near Fairfax Seminary, and then marched to Winchester, Va.,
and went into camp, at "Camp Segel," near that town, where
they remained until September 2, 1862. The connnand was
constantly engaged in picket duty and scouting.

On September 2, the command was sent on a scouting
expedition to Xewton and ]\liddletown, taking several prisoners.
On their return at 11 o'clock, the same night, they found the town
a-blaze, and were ordei-ed to retreat to Harper's Ferry. ]\farching
all night and the next day, they reached their destination at 9 p. m.
On September 5, they crossed the Potomac with the 32d Ohio
\'olunteers (Major Hewitt's regiment), (q. v.) and encamped
in the woods at Maryland Heights, opposite the river, and with
the 12th Illinois, 8th New York, and four companies of Maryland
Cavalry, under the command of Colonel Ford, did picket service
at the river.

This was anJuiportant'^Tpost of over, 11,000 men under com-


maiid of Colonel Miles. It soon became evident that the Union
forces would have to retreat from this position as the Confed-
erates were surrounding the place with superior forces. A con-
ference of the officers was held, and it was decided to escape if
])ossible. On September 14, the cavalry force managed to elude
Ceneral Longstreet's army, and on the 15th reached Greencastle,
Pa., without the loss of a single man or horse.

The cavalry under the command of Colonel Vose, reported to
General McClellan, and the squadron was ordered to Jones'-
Cross Road, near Hagerstown. Although their term of enlist-
ment had expired, they remained with Colonel Vose until the
battle of Antietam was ended, then returned home reaching
Providence, September 26. Octol^er 2, they were mustered out,
and the men dispersed to their respective colleges. The N. H.
History states that the faculty of Dartmouth were at first deter-
mined to force the men to pass examinations on the studies they
had lost during the campaign, but learning that Brown University
would admit them without examination, the matter was given up.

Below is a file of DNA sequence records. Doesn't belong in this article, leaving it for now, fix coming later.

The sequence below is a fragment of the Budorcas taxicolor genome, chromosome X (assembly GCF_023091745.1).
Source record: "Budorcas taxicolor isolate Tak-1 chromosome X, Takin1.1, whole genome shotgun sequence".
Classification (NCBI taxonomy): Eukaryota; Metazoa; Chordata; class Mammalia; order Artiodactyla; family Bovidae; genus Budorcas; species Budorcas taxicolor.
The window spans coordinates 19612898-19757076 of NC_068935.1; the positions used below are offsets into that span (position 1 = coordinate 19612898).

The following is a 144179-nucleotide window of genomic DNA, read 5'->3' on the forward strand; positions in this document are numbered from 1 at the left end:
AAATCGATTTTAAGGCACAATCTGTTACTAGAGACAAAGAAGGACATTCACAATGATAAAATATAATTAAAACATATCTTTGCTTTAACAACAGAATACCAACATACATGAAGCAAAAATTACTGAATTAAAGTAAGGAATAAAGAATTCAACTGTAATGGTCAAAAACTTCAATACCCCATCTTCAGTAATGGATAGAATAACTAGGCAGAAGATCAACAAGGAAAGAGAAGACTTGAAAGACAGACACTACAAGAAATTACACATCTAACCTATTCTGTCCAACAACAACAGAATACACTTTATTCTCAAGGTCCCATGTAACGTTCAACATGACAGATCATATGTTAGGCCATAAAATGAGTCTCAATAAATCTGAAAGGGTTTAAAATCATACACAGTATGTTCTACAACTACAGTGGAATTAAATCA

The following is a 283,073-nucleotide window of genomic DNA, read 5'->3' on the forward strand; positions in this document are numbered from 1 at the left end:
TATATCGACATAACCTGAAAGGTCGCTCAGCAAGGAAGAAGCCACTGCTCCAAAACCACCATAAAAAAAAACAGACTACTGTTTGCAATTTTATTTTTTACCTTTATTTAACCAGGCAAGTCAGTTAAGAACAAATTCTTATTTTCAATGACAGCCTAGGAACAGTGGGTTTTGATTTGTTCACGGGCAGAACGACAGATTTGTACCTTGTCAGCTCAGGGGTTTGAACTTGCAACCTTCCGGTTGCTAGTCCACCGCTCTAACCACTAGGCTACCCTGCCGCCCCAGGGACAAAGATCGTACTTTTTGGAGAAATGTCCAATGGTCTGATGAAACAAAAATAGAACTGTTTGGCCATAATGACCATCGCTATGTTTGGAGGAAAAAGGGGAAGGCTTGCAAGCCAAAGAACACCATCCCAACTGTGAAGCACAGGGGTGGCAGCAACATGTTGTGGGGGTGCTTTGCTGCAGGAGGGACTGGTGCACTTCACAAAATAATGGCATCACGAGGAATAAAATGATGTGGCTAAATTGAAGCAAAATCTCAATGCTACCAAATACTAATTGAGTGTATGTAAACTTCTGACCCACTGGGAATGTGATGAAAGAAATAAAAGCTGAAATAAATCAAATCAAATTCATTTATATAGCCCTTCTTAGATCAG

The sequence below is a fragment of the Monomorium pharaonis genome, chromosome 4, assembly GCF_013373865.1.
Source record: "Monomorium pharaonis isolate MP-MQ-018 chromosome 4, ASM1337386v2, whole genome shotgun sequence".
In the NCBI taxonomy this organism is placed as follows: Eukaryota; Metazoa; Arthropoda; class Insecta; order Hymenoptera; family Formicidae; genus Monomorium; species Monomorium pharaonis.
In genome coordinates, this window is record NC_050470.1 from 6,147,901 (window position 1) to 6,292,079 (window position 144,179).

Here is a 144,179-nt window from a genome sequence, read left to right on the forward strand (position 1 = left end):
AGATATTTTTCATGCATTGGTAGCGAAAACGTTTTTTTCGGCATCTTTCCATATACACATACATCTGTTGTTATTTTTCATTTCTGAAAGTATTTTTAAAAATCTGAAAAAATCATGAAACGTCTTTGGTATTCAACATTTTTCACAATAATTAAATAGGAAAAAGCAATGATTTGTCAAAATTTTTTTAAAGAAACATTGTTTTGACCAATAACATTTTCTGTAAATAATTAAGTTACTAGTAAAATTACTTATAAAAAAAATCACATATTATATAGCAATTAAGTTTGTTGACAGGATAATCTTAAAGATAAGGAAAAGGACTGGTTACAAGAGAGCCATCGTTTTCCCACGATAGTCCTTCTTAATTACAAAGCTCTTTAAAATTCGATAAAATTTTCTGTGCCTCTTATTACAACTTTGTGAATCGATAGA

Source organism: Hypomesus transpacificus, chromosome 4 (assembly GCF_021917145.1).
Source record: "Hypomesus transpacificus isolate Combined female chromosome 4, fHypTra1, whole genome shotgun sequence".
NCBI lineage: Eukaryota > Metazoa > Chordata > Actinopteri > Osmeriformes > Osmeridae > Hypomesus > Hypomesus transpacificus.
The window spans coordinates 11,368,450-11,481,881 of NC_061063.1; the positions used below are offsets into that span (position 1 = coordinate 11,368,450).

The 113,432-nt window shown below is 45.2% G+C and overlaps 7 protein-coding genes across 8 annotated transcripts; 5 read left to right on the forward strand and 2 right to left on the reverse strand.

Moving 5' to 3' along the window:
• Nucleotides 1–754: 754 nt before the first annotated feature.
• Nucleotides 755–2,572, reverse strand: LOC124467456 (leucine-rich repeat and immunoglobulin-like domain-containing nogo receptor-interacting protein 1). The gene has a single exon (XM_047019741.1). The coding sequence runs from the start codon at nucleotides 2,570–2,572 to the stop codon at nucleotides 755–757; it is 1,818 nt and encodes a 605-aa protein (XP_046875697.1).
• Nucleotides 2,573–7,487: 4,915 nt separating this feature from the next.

The faculty of ''N. U."was very liberal w'ith the men who
left to entei' the service and degrees w-ere promised the cadets if
they enlisted.

Arthur W. Coombs, '64, died August 15, 1862, of dysentery
at the hospital in Winchester, Va., being the only man lost in
the command. Two w^ere captured by the Confederates, but
were released in time to go home with the others.

Their services w'ere highly commendable, and they received
the praise of the various officers under whom they served, for
f heir efficient work.

We give below the roster of the " N. U." men serving in troop B:

'63. Alvord, Henry E., Ist Sergeant.

'63. Bailey, George A., ('orporal.

'65. Bayard, Alfred F. Private.

'63. Bush, Charles E., Sergeant, Later api)ointe(i Sergeant Major.

'64. Coombs, Arthur W., Private.

'63. Dewey, William S., Private.

'64. Goodwin, William S., Private.

'65. Gragg, Charles W., Private.

'63. Hastings, Addison T., Private.

'64. Hazelton, Walter S. , Private.

'62. Kellogg, Theodore H., 1st Lieutenant.

'59. King, Wallace A., Private.

'64. Lee, Douglass, Corporal.

'64, Morey, Arthur P., Private.

'n. U. MliN SEftVING IN TROOP 6.


'G4. Noyes, Edward H., Private.

'65. Papanti, Augustus L., Private.

'G3. Parker, James V., Private.

'G4. Phillips, Henry M., Private.

'G7. Smith, Charles W., Private.

'64. TilHnghast, Cliarles F., Corporal, Later 2d Lieutenant and Adjutant,

'64. Walcott, Ellis P., Private.